Pennsylvania Supreme Court asked Tuesday whether Bill Cosby’s alleged history of intoxicating and sexual abuse of young women amounted to a distinctive crime pattern, given studies showing that as many as half of all sexual assaults involve drugs or alcohol.
Cosby, 83, hopes to overturn his 2018 sexual assault conviction as the judge has prosecutors call five other prosecutors who said Cosby assaulted them in the same way as his victim, Andrea Constand. The defense said their testimony biased the jury towards the actor and should not have been allowed.
“That behavior you describe – the steps, the young women – there is literature that says 50 percent of these attacks – thousands of attacks – occur across the country,” Chief Justice Thomas G Saylor asked a prosecutor during oral arguments in the Pennsylvania Supreme Court. “So how can that be a blanket plan?”
The prosecutor in response provided more precise details about the relationships, saying Cosby used his fame and fortune to mentor the women and then took advantage of it. And sometimes he befriended their mothers or families.
“There was a built-in level of confidence because of his status in the entertainment industry and because he presented himself as a public moralist,” said Deputy District Attorney Adrienne Jappe, of Montgomery County in the Philadelphia suburbs, where Constand said she had been attacked. Cosby’s estate in 2004.
“The signature was to isolate and intoxicate young women for the purpose of sexually assaulting them,” Jappe said.
Cosby has served more than two years of his three to 10 year sentence for drugging and molesting Constand, whom he met through the basketball program at his alma mater, Temple University.
Courts have long grappled with decisions about when other prosecutors may testify in criminal cases. It is generally not allowed, but state law allows for a few exceptions, including showing a distinctive crime pattern or proving someone’s identity.
The state’s supreme court seems eager to address the issue, passing the first criminal case involving #MeToo-era celebrities. It usually takes the court a few months to give its opinion.
Judge Steven T O’Neill had only one other prosecutor testify at Cosby’s first trial in 2017, when the jury was unable to reach a verdict. The #MeToo movement held up months later with media reports of movie mogul Harvey Weinstein and other men accused of sexual misconduct.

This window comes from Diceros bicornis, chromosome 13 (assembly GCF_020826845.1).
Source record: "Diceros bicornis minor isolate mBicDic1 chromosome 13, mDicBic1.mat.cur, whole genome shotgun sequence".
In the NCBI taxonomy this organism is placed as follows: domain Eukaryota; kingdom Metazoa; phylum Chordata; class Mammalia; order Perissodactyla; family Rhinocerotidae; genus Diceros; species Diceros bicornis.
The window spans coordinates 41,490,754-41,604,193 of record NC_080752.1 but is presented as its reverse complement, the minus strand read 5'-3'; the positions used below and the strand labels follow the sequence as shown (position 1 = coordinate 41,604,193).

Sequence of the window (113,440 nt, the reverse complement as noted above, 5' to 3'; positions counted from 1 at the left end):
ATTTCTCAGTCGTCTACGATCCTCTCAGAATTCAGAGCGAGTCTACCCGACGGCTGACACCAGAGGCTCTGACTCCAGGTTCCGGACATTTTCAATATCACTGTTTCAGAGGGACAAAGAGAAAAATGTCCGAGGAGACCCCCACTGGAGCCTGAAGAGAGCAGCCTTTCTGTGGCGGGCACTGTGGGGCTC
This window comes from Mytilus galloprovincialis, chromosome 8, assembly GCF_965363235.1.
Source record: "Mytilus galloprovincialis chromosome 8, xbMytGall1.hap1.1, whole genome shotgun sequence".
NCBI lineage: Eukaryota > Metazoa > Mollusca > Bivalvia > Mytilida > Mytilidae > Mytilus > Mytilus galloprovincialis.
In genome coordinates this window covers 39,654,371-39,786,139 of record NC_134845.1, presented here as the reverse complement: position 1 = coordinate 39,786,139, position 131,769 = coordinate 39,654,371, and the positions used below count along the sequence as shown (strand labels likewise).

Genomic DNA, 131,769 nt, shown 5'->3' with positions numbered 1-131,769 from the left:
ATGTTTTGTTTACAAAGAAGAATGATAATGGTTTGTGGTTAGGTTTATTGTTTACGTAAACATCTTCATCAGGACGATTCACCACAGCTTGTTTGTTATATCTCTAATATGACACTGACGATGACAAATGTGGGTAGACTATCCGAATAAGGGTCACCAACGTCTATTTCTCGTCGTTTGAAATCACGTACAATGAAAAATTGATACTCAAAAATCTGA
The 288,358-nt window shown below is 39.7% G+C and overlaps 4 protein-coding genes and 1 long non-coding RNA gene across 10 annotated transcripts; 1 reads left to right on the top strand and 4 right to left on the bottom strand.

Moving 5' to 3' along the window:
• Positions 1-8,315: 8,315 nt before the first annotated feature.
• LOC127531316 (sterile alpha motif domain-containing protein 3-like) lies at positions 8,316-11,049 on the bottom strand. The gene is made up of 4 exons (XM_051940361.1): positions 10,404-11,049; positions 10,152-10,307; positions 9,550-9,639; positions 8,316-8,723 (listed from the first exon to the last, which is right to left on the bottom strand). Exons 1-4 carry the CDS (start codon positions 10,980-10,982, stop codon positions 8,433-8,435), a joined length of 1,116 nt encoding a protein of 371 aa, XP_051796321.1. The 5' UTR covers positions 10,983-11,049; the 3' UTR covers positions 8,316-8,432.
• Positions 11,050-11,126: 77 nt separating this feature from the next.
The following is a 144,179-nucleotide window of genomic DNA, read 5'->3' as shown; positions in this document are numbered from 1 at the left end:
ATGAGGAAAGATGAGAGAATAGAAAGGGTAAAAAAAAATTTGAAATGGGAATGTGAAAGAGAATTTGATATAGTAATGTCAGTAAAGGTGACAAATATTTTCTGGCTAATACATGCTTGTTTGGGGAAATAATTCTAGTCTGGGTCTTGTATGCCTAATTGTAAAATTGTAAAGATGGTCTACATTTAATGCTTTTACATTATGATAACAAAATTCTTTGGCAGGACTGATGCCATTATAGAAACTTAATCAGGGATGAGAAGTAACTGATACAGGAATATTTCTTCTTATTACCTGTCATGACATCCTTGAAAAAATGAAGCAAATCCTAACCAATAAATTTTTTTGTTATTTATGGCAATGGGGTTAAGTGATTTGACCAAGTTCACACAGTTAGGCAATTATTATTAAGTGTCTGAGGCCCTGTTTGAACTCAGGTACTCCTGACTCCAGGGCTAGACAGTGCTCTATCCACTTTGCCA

O’Neill went on to have five other prosecutors testify at Cosby’s 2018 retrial, when the jury convicted him of drugging and sexually assaulting Constand.
Cosby’s professional attorney, Jennifer Bonjean, said prosecutors exploited “all these vague testimonials” about his past behavior and his admission that he had given women alcohol or quaaludes before sexual encounters.
“They put Mr. Cosby in a position where he had no shot. The presumption of innocence simply did not exist for him, ”Bonjean said Tuesday in the arguments held online over the COVID-19 pandemic, the Associated Press news agency reported.
Constand went to the police in 2005, about a year after the night at his home. The other women knew Cosby through the entertainment industry in the 1980s and did not go to the police.
The defense also contested the judge’s decision to let the jury hear the damaging testimony that Cosby had given in a lawsuit brought against him by Constand in 2005, after then-prosecutor Bruce Castor refused to arrest Cosby.
The testimony was sealed for nearly a decade until the AP asked a federal judge to release documents from the case when more Cosby prosecutors came forward.
The judge agreed, and Castor’s successor reopened the case in 2015, just months before the statute of limitations to arrest him would expire.
Bill Cosby’s lawyers will argue on Tuesday that his 2018 sexual assault trial was marred by evidence and testimony that should have been ruled out as they ask Pennsylvania highest court to throw the conviction away. https://t.co/YOVfOUaIe6
– Action news on 6abc (@ 6abc) December 1, 2020
Cosby, a once-beloved comedian and actor known as “America’s Dad,” has said he will serve his full 10-year term rather than admit wrongdoing to the parole board.
Criminal law professor Laurie Levenson felt it was important for the court to review Cosby’s conviction, given the publicity the case raised, the legal questions it raised and the potential influence of the #MeToo movement.
However, she was less sure that there is data showing that intoxication was as common in sexual assault cases in the 1980s through 2004 as it is today.
“We have heard a lot more about doping forms of sexual assault [recently], but I’m not sure how common it occurred at the time of this violation, ”said Levenson of Loyola Law School. “I think the court is doing the right thing, which is asking, ‘Was he convicted on legitimate evidence?’ ”
The AP does not usually identify victims of sexual assault without their consent, which Constand has granted.